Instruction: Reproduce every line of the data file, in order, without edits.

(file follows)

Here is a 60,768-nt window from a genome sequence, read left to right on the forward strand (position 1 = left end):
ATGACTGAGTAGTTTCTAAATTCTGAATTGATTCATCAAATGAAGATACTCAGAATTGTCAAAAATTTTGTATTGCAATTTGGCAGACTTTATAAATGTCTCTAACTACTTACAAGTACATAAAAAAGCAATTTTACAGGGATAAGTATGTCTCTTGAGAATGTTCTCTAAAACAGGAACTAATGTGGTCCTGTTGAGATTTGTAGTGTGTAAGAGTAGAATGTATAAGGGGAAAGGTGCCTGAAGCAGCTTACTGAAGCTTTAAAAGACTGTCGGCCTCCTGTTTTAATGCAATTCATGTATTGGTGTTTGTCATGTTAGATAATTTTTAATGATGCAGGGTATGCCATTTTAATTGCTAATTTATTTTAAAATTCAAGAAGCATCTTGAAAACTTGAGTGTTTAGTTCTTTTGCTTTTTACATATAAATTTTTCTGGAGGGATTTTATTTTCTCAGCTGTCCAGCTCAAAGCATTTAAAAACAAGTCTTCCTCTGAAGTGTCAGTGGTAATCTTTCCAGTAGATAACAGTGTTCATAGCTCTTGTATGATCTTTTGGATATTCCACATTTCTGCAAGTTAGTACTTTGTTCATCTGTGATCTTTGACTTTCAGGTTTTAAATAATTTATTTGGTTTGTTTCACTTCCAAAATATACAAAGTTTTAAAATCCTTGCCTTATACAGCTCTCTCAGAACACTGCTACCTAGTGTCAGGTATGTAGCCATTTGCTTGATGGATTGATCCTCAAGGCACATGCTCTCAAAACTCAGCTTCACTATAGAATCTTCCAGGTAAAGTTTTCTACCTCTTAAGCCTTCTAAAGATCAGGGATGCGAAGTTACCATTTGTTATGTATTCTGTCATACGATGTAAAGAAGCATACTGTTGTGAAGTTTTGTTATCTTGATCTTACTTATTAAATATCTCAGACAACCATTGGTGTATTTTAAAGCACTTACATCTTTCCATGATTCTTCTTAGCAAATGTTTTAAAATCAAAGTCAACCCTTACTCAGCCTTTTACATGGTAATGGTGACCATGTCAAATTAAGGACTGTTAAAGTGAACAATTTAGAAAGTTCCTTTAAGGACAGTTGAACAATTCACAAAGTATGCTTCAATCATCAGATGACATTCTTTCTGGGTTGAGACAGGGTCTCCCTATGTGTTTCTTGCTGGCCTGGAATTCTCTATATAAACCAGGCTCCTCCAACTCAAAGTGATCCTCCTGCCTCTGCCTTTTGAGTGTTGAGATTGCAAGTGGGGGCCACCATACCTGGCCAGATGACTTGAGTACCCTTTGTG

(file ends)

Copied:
Here is a 60,768-nt window from a genome sequence, read left to right on the forward strand (position 1 = left end):
ATGACTGAGTAGTTTCTAAATTCTGAATTGATTCATCAAATGAAGATACTCAGAATTGTCAAAAATTTTGTATTGCAATTTGGCAGACTTTATAAATGTCTCTAACTACTTACAAGTACATAAAAAAGCAATTTTACAGGGATAAGTATGTCTCTTGAGAATGTTCTCTAAAACAGGAACTAATGTGGTCCTGTTGAGATTTGTAGTGTGTAAGAGTAGAATGTATAAGGGGAAAGGTGCCTGAAGCAGCTTACTGAAGCTTTAAAAGACTGTCGGCCTCCTGTTTTAATGCAATTCATGTATTGGTGTTTGTCATGTTAGATAATTTTTAATGATGCAGGGTATGCCATTTTAATTGCTAATTTATTTTAAAATTCAAGAAGCATCTTGAAAACTTGAGTGTTTAGTTCTTTTGCTTTTTACATATAAATTTTTCTGGAGGGATTTTATTTTCTCAGCTGTCCAGCTCAAAGCATTTAAAAACAAGTCTTCCTCTGAAGTGTCAGTGGTAATCTTTCCAGTAGATAACAGTGTTCATAGCTCTTGTATGATCTTTTGGATATTCCACATTTCTGCAAGTTAGTACTTTGTTCATCTGTGATCTTTGACTTTCAGGTTTTAAATAATTTATTTGGTTTGTTTCACTTCCAAAATATACAAAGTTTTAAAATCCTTGCCTTATACAGCTCTCTCAGAACACTGCTACCTAGTGTCAGGTATGTAGCCATTTGCTTGATGGATTGATCCTCAAGGCACATGCTCTCAAAACTCAGCTTCACTATAGAATCTTCCAGGTAAAGTTTTCTACCTCTTAAGCCTTCTAAAGATCAGGGATGCGAAGTTACCATTTGTTATGTATTCTGTCATACGATGTAAAGAAGCATACTGTTGTGAAGTTTTGTTATCTTGATCTTACTTATTAAATATCTCAGACAACCATTGGTGTATTTTAAAGCACTTACATCTTTCCATGATTCTTCTTAGCAAATGTTTTAAAATCAAAGTCAACCCTTACTCAGCCTTTTACATGGTAATGGTGACCATGTCAAATTAAGGACTGTTAAAGTGAACAATTTAGAAAGTTCCTTTAAGGACAGTTGAACAATTCACAAAGTATGCTTCAATCATCAGATGACATTCTTTCTGGGTTGAGACAGGGTCTCCCTATGTGTTTCTTGCTGGCCTGGAATTCTCTATATAAACCAGGCTCCTCCAACTCAAAGTGATCCTCCTGCCTCTGCCTTTTGAGTGTTGAGATTGCAAGTGGGGGCCACCATACCTGGCCAGATGACTTGAGTACCCTTTGTG